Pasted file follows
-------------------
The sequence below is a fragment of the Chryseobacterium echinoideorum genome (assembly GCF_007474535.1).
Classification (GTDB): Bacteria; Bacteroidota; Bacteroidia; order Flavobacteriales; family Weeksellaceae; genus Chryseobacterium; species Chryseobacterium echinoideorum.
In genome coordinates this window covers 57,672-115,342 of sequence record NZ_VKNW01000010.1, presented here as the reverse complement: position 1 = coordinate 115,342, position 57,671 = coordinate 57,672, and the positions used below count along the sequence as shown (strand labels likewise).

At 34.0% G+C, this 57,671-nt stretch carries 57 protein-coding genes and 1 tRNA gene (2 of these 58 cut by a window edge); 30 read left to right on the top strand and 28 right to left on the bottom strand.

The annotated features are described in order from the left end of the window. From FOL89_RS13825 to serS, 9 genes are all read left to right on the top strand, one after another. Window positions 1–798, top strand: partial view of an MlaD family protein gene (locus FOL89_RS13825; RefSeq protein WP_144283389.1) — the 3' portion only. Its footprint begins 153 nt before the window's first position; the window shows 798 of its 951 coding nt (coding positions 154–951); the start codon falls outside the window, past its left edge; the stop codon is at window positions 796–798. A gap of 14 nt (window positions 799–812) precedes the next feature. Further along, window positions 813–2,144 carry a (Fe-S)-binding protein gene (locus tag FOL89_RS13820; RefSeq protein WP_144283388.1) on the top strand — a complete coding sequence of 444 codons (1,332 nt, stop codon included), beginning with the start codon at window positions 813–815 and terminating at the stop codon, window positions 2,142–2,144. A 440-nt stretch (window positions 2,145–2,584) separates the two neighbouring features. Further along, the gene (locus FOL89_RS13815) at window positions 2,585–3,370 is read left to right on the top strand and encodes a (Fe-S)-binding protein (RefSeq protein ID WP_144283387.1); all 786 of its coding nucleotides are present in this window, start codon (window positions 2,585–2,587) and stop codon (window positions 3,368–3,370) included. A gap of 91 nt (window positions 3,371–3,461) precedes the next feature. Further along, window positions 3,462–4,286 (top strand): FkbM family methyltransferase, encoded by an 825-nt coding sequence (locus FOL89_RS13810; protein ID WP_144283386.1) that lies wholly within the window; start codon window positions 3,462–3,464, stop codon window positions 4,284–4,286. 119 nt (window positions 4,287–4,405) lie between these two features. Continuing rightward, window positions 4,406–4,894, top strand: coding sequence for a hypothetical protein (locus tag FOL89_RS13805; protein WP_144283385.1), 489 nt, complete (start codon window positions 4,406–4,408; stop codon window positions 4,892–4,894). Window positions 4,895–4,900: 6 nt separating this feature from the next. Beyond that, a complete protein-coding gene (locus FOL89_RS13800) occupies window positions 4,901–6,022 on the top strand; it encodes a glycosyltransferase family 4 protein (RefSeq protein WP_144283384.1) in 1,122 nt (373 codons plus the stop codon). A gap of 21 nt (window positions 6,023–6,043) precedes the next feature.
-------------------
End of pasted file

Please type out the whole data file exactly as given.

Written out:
The sequence below is a fragment of the Chryseobacterium echinoideorum genome (assembly GCF_007474535.1).
Classification (GTDB): Bacteria; Bacteroidota; Bacteroidia; order Flavobacteriales; family Weeksellaceae; genus Chryseobacterium; species Chryseobacterium echinoideorum.
In genome coordinates this window covers 57,672-115,342 of sequence record NZ_VKNW01000010.1, presented here as the reverse complement: position 1 = coordinate 115,342, position 57,671 = coordinate 57,672, and the positions used below count along the sequence as shown (strand labels likewise).

At 34.0% G+C, this 57,671-nt stretch carries 57 protein-coding genes and 1 tRNA gene (2 of these 58 cut by a window edge); 30 read left to right on the top strand and 28 right to left on the bottom strand.

The annotated features are described in order from the left end of the window. From FOL89_RS13825 to serS, 9 genes are all read left to right on the top strand, one after another. Window positions 1–798, top strand: partial view of an MlaD family protein gene (locus FOL89_RS13825; RefSeq protein WP_144283389.1) — the 3' portion only. Its footprint begins 153 nt before the window's first position; the window shows 798 of its 951 coding nt (coding positions 154–951); the start codon falls outside the window, past its left edge; the stop codon is at window positions 796–798. A gap of 14 nt (window positions 799–812) precedes the next feature. Further along, window positions 813–2,144 carry a (Fe-S)-binding protein gene (locus tag FOL89_RS13820; RefSeq protein WP_144283388.1) on the top strand — a complete coding sequence of 444 codons (1,332 nt, stop codon included), beginning with the start codon at window positions 813–815 and terminating at the stop codon, window positions 2,142–2,144. A 440-nt stretch (window positions 2,145–2,584) separates the two neighbouring features. Further along, the gene (locus FOL89_RS13815) at window positions 2,585–3,370 is read left to right on the top strand and encodes a (Fe-S)-binding protein (RefSeq protein ID WP_144283387.1); all 786 of its coding nucleotides are present in this window, start codon (window positions 2,585–2,587) and stop codon (window positions 3,368–3,370) included. A gap of 91 nt (window positions 3,371–3,461) precedes the next feature. Further along, window positions 3,462–4,286 (top strand): FkbM family methyltransferase, encoded by an 825-nt coding sequence (locus FOL89_RS13810; protein ID WP_144283386.1) that lies wholly within the window; start codon window positions 3,462–3,464, stop codon window positions 4,284–4,286. 119 nt (window positions 4,287–4,405) lie between these two features. Continuing rightward, window positions 4,406–4,894, top strand: coding sequence for a hypothetical protein (locus tag FOL89_RS13805; protein WP_144283385.1), 489 nt, complete (start codon window positions 4,406–4,408; stop codon window positions 4,892–4,894). Window positions 4,895–4,900: 6 nt separating this feature from the next. Beyond that, a complete protein-coding gene (locus FOL89_RS13800) occupies window positions 4,901–6,022 on the top strand; it encodes a glycosyltransferase family 4 protein (RefSeq protein WP_144283384.1) in 1,122 nt (373 codons plus the stop codon). A gap of 21 nt (window positions 6,023–6,043) precedes the next feature.